Prostate Cancer Test

Prostate cancer is a common disease that is potentially life-threatening. However, cure rates are high when it is diagnosed and treated early. Health experts, therefore, advise men older than 50 or younger, if they have a family history of the disease, to take a prostate cancer test as part of their yearly medical check-up. They must also talk to their doctors about the benefits and risks of prostate cancer testing and treatment.

Why and When Should Men Have Prostate Cancer Test?

A prostate cancer test may be done for the following reasons:

  • In men older than 50 years old, as part of their annual medical check-up
  • Having a close relative with a history of prostate cancer
  • Presence of urinary symptoms

Some men do not experience any symptoms during the early stages of prostate cancer. In advanced stages, one may experience the following:

  • Trouble urinating
  • Reduced force in urination
  • Urine has blood
  • Semen has blood
  • Lower back pain, hip or thigh pain
  • Pelvic area discomfort
  • Bone pain
  • Sexual dysfunction

Prostate Cancer Test

Prostate cancer can be cured when diagnosed and treated early. Currently, the best tests to detect prostate cancer include Digital Rectal Examination (DRE), blood test for Prostate Specific Antigen (PSA) and prostate biopsy.

1. PSA or Prostate Specific Antigen

The blood test for PSA detects a protein that prostate cells produce. Elevated levels of PSA are not necessarily an indication of prostate cancer. However, if prostate cancer exists, PSA levels can predict the extent or stage of the disease. An experienced doctor must evaluate the results of the test and recommend if further testing needs to be done. If your PSA level is just slightly elevated, repeat tests may be done to detect rates of change, which may suggest the need for a prostate biopsy.

2. Digital Rectal Examination

During a DRE, the doctor inserts a gloved finger into the anus to feel the surface of your prostate. If he detects any irregularities such as a hardening, a lump or swelling of the prostate, it may suggest the growth of a tumor or other prostate problems. However, the doctor can only feel a part of the prostate and may miss some irregularities beyond his reach. Studies show that very few men find the procedure embarrassing or painful.

3. Biopsy

This procedure involves taking a tiny tissue sample from the prostate using a needle. An urologist inserts a small probe with an ultrasound generator into the anus, which generates images of the prostate gland on a computer screen and guides him during needle insertion and tissue sampling. The procedure may be done with an anesthetic for pain and preoperative or postoperative antibiotics. The sample is taken to a laboratory for microscopic examination.

4. Urodynamic Tests

Urodynamic testing determines the adequacy of function of the urinary bladder, the sphincters, and the urethra in holding and releasing urine. These tests measure your ability to hold urine in the bladder and whether you can empty it steadily and completely. An enlarged prostate may cause urine blockage and the doctor may recommend testing for urine flow rate and bladder pressure. Urodynamic tests may be performed in a doctor's office without anesthesia, in an outpatient center or in a hospital using local anesthesia.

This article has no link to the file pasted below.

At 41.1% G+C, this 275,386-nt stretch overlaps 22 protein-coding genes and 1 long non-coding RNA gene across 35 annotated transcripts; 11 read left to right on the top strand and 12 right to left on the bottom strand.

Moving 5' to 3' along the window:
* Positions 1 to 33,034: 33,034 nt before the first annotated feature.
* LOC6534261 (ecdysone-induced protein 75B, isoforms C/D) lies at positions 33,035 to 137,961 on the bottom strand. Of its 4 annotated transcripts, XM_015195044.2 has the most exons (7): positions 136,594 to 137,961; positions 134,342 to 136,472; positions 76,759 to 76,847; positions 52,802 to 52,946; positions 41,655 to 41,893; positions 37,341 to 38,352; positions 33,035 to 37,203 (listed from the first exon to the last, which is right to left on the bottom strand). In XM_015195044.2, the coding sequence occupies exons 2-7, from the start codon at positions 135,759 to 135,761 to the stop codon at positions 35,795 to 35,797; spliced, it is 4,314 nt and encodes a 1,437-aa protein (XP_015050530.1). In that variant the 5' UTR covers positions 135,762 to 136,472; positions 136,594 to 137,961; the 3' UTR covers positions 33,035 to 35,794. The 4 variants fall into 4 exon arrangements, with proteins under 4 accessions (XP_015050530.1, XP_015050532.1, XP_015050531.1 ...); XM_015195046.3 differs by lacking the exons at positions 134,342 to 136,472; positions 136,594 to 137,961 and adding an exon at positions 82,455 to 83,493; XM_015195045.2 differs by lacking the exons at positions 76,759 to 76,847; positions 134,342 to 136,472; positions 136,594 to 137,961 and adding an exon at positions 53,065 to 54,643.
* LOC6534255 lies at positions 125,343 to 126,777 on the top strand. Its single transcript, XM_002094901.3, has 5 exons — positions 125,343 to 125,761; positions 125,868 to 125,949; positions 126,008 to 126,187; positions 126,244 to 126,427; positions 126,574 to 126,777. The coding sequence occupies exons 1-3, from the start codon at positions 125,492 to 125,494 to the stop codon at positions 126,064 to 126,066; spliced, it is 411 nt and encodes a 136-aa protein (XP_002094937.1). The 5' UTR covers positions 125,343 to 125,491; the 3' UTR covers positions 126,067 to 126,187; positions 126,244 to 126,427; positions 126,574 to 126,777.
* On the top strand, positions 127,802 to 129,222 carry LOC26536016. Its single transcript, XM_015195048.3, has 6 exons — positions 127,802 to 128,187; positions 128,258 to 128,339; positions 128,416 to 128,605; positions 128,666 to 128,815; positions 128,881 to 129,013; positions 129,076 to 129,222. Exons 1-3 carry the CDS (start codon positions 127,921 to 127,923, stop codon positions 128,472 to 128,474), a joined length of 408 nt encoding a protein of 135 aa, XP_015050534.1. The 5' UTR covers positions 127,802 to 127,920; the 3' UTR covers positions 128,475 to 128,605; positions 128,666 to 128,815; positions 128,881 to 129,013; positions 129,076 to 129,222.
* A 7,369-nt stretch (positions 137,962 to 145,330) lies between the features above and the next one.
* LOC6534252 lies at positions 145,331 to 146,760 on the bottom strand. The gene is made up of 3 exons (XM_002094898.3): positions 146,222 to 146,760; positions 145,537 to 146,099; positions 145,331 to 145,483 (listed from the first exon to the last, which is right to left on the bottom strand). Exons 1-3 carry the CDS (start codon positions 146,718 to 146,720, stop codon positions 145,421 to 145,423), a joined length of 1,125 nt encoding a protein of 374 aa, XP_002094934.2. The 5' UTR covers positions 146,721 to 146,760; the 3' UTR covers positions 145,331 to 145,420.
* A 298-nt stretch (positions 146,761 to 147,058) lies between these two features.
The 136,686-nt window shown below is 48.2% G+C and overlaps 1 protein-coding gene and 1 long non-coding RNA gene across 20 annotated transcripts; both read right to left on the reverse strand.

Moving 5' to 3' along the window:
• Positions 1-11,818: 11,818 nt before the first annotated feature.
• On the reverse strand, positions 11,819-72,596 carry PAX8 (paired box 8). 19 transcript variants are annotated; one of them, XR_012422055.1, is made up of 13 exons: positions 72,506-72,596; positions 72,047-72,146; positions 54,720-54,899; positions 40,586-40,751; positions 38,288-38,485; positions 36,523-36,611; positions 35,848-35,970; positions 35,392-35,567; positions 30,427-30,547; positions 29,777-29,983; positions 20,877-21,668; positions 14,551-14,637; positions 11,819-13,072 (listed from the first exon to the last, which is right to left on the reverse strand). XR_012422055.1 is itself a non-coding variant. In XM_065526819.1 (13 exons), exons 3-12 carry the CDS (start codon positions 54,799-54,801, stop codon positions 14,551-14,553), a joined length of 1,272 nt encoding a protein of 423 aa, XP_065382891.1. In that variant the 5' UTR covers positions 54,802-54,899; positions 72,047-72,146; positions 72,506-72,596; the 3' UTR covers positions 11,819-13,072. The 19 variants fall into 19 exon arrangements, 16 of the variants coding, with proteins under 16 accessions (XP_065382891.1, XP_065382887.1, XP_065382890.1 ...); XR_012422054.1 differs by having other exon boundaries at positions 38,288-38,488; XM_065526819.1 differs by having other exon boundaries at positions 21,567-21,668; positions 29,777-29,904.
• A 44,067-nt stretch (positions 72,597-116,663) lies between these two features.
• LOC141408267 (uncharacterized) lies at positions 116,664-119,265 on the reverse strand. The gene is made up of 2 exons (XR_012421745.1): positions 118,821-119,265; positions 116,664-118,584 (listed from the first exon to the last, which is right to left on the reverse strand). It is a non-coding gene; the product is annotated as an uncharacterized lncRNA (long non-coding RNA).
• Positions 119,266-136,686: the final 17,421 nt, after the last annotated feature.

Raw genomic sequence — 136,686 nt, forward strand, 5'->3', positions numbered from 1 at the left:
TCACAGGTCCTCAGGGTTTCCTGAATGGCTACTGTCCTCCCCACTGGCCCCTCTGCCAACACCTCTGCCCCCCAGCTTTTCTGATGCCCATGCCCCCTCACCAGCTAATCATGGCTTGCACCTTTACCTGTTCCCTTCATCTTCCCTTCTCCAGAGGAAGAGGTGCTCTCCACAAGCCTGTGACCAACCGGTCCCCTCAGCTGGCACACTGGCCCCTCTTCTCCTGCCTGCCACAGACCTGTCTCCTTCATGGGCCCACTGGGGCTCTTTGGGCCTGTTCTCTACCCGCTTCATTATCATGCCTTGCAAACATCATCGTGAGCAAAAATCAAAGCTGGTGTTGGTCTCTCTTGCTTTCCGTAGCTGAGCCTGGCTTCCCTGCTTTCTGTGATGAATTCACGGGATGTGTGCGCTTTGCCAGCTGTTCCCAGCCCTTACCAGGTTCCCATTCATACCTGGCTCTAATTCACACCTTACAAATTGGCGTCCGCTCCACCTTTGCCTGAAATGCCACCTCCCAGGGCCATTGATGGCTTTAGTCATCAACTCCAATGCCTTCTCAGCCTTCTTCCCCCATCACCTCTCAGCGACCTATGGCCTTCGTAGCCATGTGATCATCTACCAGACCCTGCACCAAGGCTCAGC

5. Cystoscopy

This procedure allows the physician to view the lower urinary tract with a tube-like instrument called a cystoscope, which is inserted into the penis. This test is performed by an urologist, a specialist on the urogenital tract, to determine what is causing urine blockage. It may be performed in a doctor's office, an outpatient center or a hospital under local anesthesia.

6. MRI and CT Scan

Magnetic resonance imaging (MRI) involves taking pictures of the tissues and internal organs without the use of x-rays. MRI machines use magnets and radio waves to produce detailed images. A CT scan combines x-ray and computer technology to create 3D images. Just like the MRI, it may also involve injecting of a dye to provide contrast to the images. Both methods can help identify tumors and other abnormalities in the urinary tract, but may not be able to distinguish between cancerous and noncancerous prostate enlargements. These tests are usually performed in an outpatient facility or a hospital with specially trained technicians and radiologists.

7. Ultrasound

A transrectal ultrasound may be used to further evaluate the prostate. A small cigar-shaped probe is inserted into the rectum and sends sound waves to create images of the prostate gland.

8. Isotope Bone Scan

This test involves the injection of a small amount of dye into a vein to help detect if cancer cells have spread to the bones. The radioactive dye collects in bones where cancer cells are present.

Treatments for Prostate Cancer

If prostate cancer tests show positive results, your doctor will recommend treatment options, which may include surgery, radiation, hormone therapy, and chemotherapy (rarely done). Early stages of prostate cancer may be cured with radiation alone or surgery. In some cases, your doctor may recommend no treatment (just observation). The decision on your choice of treatment may be a complex matter and seeking a second opinion is reasonable.

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